Why Has Drunk Driving Decreased in States With Legal Medical Marijuana Programs

Written by Lydia Kariuki

One of the side effects associated with marijuana use is that it causes “impaired reaction time in critical situations”. This means that someone behind the wheel may not be able to respond to a road emergency on time.  This should result in increased road accidents in states where marijuana has been legalized, right?

A new study has revealed an interesting correlation between cannabis use, drunk driving (driving under the influence of alcohol) and road accidents. In states where marijuana (medical) has been legalized there seemed to be a drop in alcohol-related road accidents.

A professor at the University of Iowa’s College of Business, Cameron Ellis, reviewed data on vehicle crashes that occurred between 2014 and 2019 by ZIP code. He compared this information against car insurance rates in the same zip codes over the same period of time.

Ellis made the following observations:

  • States with a legal medical marijuana program witnessed a drop of $22 per driver on average in yearly insurance premiums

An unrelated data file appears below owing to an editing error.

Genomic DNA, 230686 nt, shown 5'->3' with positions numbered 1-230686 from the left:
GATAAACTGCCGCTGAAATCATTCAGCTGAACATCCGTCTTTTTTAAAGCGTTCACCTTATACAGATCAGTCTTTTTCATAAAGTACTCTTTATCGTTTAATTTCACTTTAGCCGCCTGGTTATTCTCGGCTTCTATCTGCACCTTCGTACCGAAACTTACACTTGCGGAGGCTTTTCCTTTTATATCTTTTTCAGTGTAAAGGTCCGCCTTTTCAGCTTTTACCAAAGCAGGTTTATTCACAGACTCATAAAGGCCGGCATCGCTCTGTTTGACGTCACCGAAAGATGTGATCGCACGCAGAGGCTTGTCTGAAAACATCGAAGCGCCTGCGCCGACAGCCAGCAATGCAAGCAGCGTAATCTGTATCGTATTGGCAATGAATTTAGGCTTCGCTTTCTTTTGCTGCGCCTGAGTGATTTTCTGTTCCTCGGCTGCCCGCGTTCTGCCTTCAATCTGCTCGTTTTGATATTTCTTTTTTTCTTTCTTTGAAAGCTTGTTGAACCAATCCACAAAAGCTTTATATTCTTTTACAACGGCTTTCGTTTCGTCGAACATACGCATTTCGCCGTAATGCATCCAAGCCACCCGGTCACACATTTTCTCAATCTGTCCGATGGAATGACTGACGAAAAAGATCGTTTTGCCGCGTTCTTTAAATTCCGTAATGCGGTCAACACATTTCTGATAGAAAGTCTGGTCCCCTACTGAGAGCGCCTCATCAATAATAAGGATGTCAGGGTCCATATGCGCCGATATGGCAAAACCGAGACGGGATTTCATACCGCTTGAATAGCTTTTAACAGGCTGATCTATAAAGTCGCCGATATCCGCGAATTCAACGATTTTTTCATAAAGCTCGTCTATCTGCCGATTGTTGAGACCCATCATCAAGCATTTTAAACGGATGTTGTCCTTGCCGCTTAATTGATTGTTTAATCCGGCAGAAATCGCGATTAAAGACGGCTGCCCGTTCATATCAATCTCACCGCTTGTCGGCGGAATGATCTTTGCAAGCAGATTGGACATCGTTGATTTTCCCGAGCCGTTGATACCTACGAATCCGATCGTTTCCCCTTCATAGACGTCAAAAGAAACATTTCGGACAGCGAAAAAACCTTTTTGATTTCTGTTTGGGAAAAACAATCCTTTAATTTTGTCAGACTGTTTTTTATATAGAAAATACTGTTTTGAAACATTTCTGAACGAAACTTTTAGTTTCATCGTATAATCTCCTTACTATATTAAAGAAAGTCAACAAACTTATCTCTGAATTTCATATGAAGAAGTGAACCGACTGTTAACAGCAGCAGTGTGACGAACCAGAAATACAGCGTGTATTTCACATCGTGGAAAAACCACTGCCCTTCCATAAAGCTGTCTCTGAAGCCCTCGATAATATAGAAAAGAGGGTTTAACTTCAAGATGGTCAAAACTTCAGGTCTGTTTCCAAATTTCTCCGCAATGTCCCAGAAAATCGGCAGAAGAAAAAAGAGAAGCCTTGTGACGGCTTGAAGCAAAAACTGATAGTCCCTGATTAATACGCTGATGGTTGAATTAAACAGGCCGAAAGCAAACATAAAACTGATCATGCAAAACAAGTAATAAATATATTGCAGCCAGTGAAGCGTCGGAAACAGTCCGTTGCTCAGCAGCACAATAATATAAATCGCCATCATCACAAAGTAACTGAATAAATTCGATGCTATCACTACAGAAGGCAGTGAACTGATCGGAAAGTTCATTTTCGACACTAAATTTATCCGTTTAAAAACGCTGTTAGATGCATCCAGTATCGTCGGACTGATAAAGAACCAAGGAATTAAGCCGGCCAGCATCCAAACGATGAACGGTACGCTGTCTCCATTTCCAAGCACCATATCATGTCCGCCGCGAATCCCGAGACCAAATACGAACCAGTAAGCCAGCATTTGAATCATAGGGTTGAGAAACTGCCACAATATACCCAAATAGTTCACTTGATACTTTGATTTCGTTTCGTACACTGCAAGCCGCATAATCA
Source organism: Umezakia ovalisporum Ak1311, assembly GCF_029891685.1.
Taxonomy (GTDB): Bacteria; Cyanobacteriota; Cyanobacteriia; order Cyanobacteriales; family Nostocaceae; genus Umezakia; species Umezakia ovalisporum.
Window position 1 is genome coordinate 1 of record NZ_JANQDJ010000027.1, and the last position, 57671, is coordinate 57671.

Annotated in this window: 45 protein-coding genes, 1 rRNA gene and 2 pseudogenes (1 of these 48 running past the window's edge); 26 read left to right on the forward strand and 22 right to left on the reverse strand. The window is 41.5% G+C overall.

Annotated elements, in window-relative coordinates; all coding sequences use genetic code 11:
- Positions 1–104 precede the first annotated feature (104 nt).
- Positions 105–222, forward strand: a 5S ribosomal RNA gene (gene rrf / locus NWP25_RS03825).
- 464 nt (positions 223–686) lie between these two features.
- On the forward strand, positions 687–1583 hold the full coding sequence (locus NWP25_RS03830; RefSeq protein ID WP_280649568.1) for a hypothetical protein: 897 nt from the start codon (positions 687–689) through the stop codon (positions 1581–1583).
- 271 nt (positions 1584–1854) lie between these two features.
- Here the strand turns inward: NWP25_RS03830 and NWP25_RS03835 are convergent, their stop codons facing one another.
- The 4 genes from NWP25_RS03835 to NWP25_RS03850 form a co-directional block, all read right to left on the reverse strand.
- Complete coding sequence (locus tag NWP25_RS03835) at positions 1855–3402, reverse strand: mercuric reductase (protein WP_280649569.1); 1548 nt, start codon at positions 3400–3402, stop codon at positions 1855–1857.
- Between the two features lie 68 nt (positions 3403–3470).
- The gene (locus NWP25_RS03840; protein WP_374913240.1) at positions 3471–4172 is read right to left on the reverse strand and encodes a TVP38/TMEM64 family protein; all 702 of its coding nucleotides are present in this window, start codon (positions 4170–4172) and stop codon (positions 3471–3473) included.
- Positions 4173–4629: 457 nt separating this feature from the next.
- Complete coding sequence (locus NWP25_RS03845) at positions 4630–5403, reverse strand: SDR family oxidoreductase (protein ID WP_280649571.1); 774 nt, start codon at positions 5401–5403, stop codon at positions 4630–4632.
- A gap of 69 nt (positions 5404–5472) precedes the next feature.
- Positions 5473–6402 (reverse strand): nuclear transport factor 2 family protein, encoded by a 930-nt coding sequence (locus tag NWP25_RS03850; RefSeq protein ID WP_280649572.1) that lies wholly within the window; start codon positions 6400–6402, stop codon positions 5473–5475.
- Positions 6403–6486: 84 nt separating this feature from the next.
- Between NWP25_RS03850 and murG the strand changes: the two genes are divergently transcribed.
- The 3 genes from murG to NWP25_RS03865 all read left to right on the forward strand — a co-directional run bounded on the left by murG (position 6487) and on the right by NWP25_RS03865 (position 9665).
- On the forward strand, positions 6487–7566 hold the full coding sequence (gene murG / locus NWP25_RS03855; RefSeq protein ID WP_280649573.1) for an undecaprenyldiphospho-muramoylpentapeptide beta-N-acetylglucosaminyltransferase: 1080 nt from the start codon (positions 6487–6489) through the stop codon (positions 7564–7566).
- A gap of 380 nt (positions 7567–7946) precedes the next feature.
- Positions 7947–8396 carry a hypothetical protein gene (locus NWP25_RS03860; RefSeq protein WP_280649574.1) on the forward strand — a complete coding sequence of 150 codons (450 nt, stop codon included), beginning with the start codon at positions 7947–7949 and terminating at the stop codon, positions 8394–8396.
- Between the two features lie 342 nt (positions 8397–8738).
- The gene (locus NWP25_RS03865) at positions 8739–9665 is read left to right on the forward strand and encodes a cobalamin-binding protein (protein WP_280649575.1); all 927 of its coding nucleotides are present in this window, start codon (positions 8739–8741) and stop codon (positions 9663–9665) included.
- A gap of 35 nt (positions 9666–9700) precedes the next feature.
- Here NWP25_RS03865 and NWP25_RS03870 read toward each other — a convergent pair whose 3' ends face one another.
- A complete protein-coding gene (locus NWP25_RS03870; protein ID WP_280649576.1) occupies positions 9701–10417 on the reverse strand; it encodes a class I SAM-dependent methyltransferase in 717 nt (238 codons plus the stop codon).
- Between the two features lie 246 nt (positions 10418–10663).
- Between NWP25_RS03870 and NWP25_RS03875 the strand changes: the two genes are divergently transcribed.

• States that had the highest incidences of drunk driving prior to legalization and zip codes that were located close to cannabis dispensaries had higher drops in insurance premiums

The findings clearly depict a relationship between medical marijuana use and reduced car insurance premiums, which of course suggests a reduced incidence of drunk driving-related accidents.

However, Ellis arrived at the following conclusions:

Where medical marijuana was legalized, people switched from alcohol to cannabis.


According to Ellis, alcohol emboldens users and makes them more willing to get behind the wheel even when intoxicated. Conversely, cannabis makes users paranoid and afraid to get behind the wheel.

Hence, when people switch from alcohol to cannabis there’s likely to be a reduction in road accidents resulting from DUI.

About the author

Lydia Kariuki